Despite having such tiny stomachs, kids' meals can be expensive. Although many kids' menus at Chicago restaurants offer reduced prices, sometimes it's nice to dine out knowing that your kids eat free (especially when most of the food ends up on the floor anyway). Sit down at a place with great grub for adults and free lunch for the little ones.
If you’re looking for some new people to play music with, pack up your instrument and take a trip to Lincoln Square. The Old Town School of Folk Music hosts several weekly jam sessions, where musicians can meet up, play some tunes or just sit back and listen.
Want to take a gratis trip to a gallery and see some art? You’re in luck, because some of the city's most progressive art museums and galleries don't charge admission, giving visitors access to enough paintings, sculptures and installations to fill an entire day. Whether you're a fan of contemporary art or want to see some classic pieces while you're spending an afternoon in the Loop, you'll find exciting works at these free art museums and galleries.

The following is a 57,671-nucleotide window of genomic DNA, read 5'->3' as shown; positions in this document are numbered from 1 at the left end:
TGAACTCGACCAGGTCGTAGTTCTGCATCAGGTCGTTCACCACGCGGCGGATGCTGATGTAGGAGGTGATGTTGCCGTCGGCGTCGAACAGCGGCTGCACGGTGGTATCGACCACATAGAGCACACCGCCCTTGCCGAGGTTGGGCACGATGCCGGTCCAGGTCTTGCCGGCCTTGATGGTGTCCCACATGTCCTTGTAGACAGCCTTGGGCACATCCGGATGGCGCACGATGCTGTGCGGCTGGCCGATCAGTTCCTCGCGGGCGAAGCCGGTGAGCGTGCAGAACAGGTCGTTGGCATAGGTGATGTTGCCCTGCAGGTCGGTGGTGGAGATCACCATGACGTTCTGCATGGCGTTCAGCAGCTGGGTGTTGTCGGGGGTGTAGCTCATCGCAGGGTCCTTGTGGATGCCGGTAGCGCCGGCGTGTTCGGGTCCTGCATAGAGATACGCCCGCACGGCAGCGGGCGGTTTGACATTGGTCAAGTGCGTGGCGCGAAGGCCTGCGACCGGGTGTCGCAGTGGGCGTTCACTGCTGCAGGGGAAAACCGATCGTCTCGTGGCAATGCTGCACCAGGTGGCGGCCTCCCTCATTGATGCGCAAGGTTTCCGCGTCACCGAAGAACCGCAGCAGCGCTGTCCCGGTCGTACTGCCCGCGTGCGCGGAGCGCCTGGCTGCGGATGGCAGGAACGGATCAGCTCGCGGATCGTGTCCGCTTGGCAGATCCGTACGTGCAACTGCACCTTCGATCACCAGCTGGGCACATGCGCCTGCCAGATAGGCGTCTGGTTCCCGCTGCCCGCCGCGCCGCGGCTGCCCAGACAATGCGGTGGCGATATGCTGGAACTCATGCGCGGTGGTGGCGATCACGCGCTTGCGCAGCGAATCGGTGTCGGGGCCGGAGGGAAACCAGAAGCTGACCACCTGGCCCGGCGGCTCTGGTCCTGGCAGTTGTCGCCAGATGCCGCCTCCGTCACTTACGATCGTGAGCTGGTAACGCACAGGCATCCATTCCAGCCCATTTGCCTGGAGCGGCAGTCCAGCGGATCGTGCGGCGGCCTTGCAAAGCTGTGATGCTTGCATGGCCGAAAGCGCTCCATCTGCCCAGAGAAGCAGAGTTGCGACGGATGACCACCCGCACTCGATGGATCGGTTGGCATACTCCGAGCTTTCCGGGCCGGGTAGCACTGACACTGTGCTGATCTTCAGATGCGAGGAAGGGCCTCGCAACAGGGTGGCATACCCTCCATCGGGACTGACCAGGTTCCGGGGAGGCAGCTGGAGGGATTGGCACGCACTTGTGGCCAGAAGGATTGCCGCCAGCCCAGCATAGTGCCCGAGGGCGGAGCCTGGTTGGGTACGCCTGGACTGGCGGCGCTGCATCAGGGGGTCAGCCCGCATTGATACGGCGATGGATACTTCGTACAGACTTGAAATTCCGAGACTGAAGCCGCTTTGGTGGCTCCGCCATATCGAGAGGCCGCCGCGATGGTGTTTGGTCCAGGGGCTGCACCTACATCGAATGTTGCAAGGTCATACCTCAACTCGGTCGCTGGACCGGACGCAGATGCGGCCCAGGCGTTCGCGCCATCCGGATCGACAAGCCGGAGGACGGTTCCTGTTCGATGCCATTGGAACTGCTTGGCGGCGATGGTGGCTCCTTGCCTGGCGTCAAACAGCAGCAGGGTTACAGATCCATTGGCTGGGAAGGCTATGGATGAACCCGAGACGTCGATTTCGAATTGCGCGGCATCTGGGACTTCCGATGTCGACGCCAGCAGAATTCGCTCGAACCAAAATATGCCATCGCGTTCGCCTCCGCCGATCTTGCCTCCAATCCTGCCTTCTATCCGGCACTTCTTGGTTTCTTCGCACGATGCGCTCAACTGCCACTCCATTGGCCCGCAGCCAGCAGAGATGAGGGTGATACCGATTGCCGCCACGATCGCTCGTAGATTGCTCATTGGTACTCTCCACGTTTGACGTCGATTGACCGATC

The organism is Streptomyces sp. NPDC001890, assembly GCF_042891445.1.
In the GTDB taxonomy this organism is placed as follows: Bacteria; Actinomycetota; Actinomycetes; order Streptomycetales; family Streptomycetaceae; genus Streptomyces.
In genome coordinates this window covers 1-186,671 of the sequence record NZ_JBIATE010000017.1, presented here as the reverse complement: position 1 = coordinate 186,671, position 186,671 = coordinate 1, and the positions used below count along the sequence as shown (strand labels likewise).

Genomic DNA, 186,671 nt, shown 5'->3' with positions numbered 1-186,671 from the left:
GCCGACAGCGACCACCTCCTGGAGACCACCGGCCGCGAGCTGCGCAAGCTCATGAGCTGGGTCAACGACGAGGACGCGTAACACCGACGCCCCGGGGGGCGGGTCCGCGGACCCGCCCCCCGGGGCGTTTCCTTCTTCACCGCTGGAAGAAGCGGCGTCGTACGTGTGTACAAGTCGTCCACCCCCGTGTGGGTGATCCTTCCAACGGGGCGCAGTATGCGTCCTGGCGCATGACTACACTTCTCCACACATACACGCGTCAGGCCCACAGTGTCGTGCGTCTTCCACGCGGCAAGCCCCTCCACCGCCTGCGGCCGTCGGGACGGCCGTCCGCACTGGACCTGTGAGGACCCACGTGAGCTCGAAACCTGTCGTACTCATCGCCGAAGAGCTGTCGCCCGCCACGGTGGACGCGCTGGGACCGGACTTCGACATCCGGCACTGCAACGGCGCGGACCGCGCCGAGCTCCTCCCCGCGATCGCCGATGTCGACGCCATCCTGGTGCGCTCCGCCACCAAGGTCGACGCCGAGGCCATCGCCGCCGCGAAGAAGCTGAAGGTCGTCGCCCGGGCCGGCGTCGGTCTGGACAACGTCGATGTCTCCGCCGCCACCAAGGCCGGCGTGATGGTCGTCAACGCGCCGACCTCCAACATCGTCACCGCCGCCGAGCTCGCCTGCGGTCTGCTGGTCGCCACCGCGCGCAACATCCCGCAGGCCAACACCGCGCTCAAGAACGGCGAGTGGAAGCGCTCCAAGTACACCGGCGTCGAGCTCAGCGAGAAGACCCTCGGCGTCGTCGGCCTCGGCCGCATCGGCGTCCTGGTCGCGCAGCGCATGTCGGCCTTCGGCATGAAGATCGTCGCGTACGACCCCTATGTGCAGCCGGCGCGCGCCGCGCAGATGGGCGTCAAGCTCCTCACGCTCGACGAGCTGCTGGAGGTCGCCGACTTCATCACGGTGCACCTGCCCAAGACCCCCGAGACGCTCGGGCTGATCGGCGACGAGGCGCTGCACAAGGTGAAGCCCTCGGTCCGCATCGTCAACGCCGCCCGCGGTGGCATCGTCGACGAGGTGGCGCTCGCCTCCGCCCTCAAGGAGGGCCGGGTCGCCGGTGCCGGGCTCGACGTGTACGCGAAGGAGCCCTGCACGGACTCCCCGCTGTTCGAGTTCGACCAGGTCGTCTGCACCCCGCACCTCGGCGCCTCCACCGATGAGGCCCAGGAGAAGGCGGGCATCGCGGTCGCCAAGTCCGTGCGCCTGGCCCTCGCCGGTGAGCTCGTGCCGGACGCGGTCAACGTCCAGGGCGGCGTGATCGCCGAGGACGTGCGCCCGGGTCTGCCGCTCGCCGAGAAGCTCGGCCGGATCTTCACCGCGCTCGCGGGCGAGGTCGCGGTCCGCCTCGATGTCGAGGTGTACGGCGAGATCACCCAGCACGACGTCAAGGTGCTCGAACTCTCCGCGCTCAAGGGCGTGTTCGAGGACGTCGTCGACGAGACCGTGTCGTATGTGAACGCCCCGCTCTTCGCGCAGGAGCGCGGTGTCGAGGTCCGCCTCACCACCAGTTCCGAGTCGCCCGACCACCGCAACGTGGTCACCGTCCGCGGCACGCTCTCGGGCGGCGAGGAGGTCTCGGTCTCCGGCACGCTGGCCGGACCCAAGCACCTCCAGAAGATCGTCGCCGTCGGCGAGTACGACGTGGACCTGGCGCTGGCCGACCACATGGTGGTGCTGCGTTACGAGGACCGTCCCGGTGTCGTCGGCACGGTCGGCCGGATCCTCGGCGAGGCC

Contrary to popular belief, you don't have to spend a fortune in order to visit some of Chicago's best museums and cultural institutions. If you're willing to plan ahead, you can take in masterpieces at the Art Institute or gaze at tropical fish while strolling through Shedd Aquarium without spending a dime. You'll need to be an Illinois resident to take advantage of many of these offers, but that's just one of the perks of living in Chicago.